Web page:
Pelzer, John D.
Originally published in: America’s Civil War magazine, September (1997)
Published Online: June 12, (2006)
The Union soldiers saw no one as they marched out of Fort Moultrie just after sunset on December 26, 1860, and made their way through the tiny town of Moultrieville, South Carolina, to the sea wall where their bobbing boats were moored. The election one month before of Republican candidate Abraham Lincoln as president of the United States had caused a sense of crisis within the Federal garrison at Fort Moultrie. In the aftermath of the election, South Carolina had seceded from the Union, and the Northern soldiers knew it was only a matter of time before South Carolina asserted its claim to Fort Moultrie and the other forts guarding the approaches to Charleston Harbor.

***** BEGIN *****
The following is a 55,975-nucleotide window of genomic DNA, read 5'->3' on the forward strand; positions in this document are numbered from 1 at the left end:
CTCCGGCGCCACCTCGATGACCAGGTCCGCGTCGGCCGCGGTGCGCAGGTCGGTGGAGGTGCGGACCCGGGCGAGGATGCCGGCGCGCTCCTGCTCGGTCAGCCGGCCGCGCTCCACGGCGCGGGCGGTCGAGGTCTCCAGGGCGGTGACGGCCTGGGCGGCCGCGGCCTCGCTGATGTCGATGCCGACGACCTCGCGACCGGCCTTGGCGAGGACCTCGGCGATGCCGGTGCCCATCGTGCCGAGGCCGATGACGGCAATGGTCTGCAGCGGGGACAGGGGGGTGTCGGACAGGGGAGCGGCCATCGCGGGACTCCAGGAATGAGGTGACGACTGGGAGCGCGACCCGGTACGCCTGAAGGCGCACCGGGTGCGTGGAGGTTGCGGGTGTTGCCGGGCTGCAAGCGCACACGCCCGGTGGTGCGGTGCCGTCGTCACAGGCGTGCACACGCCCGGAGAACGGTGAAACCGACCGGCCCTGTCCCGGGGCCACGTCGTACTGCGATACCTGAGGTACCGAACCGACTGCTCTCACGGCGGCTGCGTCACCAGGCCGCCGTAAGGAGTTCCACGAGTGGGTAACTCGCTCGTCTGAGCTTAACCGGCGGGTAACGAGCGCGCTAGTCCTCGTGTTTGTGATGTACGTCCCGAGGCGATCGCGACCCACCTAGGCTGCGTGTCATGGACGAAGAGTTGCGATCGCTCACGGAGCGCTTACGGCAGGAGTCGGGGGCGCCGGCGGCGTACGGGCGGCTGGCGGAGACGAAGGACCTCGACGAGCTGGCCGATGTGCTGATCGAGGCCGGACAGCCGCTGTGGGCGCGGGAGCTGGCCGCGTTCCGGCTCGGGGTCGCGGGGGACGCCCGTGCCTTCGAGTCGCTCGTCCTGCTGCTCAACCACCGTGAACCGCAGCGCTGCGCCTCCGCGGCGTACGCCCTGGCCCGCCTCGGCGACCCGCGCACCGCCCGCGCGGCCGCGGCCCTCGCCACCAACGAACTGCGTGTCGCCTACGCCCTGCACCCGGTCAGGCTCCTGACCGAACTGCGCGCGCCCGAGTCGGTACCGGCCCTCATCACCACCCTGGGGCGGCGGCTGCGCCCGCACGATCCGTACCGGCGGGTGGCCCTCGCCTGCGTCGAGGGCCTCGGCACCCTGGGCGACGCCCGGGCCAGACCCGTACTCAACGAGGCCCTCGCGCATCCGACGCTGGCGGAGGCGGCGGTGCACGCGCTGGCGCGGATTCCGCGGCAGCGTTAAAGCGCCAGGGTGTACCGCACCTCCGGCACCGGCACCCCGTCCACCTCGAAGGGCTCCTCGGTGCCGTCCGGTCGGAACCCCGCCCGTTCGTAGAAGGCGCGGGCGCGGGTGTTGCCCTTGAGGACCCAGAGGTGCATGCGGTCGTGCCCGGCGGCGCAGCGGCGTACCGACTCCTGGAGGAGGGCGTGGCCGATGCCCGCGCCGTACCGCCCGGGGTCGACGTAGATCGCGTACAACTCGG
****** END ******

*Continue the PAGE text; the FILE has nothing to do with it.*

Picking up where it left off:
The decision to abandon Fort Moultrie and withdraw its garrison to the more defensible Fort Sumter had not been an easy one for the fort’s commander, Major Robert Anderson. The 56-year-old Kentuckian had taken command of Fort Moultrie only a month before. Officials in Washington reasoned that Anderson, a native Southerner, would do nothing to provoke war.